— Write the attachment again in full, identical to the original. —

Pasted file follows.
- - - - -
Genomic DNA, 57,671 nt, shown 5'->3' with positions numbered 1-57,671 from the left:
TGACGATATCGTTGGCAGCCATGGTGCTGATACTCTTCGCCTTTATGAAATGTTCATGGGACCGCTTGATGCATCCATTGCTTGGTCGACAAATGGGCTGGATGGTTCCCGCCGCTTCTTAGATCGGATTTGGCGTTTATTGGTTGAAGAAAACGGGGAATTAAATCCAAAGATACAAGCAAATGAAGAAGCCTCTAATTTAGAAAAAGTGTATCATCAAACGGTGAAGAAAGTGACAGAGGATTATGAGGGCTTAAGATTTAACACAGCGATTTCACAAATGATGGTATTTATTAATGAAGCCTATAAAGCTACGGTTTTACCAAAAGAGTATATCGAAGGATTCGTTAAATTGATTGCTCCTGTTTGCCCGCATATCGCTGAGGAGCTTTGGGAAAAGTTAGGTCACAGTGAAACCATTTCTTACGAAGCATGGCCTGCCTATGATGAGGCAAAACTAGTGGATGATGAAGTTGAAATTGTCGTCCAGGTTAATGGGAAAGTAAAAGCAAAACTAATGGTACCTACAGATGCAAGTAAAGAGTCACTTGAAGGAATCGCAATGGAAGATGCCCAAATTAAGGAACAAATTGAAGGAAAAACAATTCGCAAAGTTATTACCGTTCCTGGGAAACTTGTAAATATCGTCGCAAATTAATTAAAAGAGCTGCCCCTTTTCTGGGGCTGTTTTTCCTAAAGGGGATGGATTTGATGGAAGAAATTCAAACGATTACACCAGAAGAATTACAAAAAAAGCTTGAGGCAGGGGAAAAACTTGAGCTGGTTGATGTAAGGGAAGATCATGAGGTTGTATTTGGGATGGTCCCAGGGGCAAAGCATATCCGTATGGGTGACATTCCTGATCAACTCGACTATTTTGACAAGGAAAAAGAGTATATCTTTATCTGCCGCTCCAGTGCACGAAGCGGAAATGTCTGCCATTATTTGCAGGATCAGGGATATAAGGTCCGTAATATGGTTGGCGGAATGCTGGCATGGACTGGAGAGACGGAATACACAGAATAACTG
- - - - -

Genomic DNA, 57,671 nt, shown 5'->3' with positions numbered 1-57,671 from the left:
TGACGATATCGTTGGCAGCCATGGTGCTGATACTCTTCGCCTTTATGAAATGTTCATGGGACCGCTTGATGCATCCATTGCTTGGTCGACAAATGGGCTGGATGGTTCCCGCCGCTTCTTAGATCGGATTTGGCGTTTATTGGTTGAAGAAAACGGGGAATTAAATCCAAAGATACAAGCAAATGAAGAAGCCTCTAATTTAGAAAAAGTGTATCATCAAACGGTGAAGAAAGTGACAGAGGATTATGAGGGCTTAAGATTTAACACAGCGATTTCACAAATGATGGTATTTATTAATGAAGCCTATAAAGCTACGGTTTTACCAAAAGAGTATATCGAAGGATTCGTTAAATTGATTGCTCCTGTTTGCCCGCATATCGCTGAGGAGCTTTGGGAAAAGTTAGGTCACAGTGAAACCATTTCTTACGAAGCATGGCCTGCCTATGATGAGGCAAAACTAGTGGATGATGAAGTTGAAATTGTCGTCCAGGTTAATGGGAAAGTAAAAGCAAAACTAATGGTACCTACAGATGCAAGTAAAGAGTCACTTGAAGGAATCGCAATGGAAGATGCCCAAATTAAGGAACAAATTGAAGGAAAAACAATTCGCAAAGTTATTACCGTTCCTGGGAAACTTGTAAATATCGTCGCAAATTAATTAAAAGAGCTGCCCCTTTTCTGGGGCTGTTTTTCCTAAAGGGGATGGATTTGATGGAAGAAATTCAAACGATTACACCAGAAGAATTACAAAAAAAGCTTGAGGCAGGGGAAAAACTTGAGCTGGTTGATGTAAGGGAAGATCATGAGGTTGTATTTGGGATGGTCCCAGGGGCAAAGCATATCCGTATGGGTGACATTCCTGATCAACTCGACTATTTTGACAAGGAAAAAGAGTATATCTTTATCTGCCGCTCCAGTGCACGAAGCGGAAATGTCTGCCATTATTTGCAGGATCAGGGATATAAGGTCCGTAATATGGTTGGCGGAATGCTGGCATGGACTGGAGAGACGGAATACACAGAATAACTG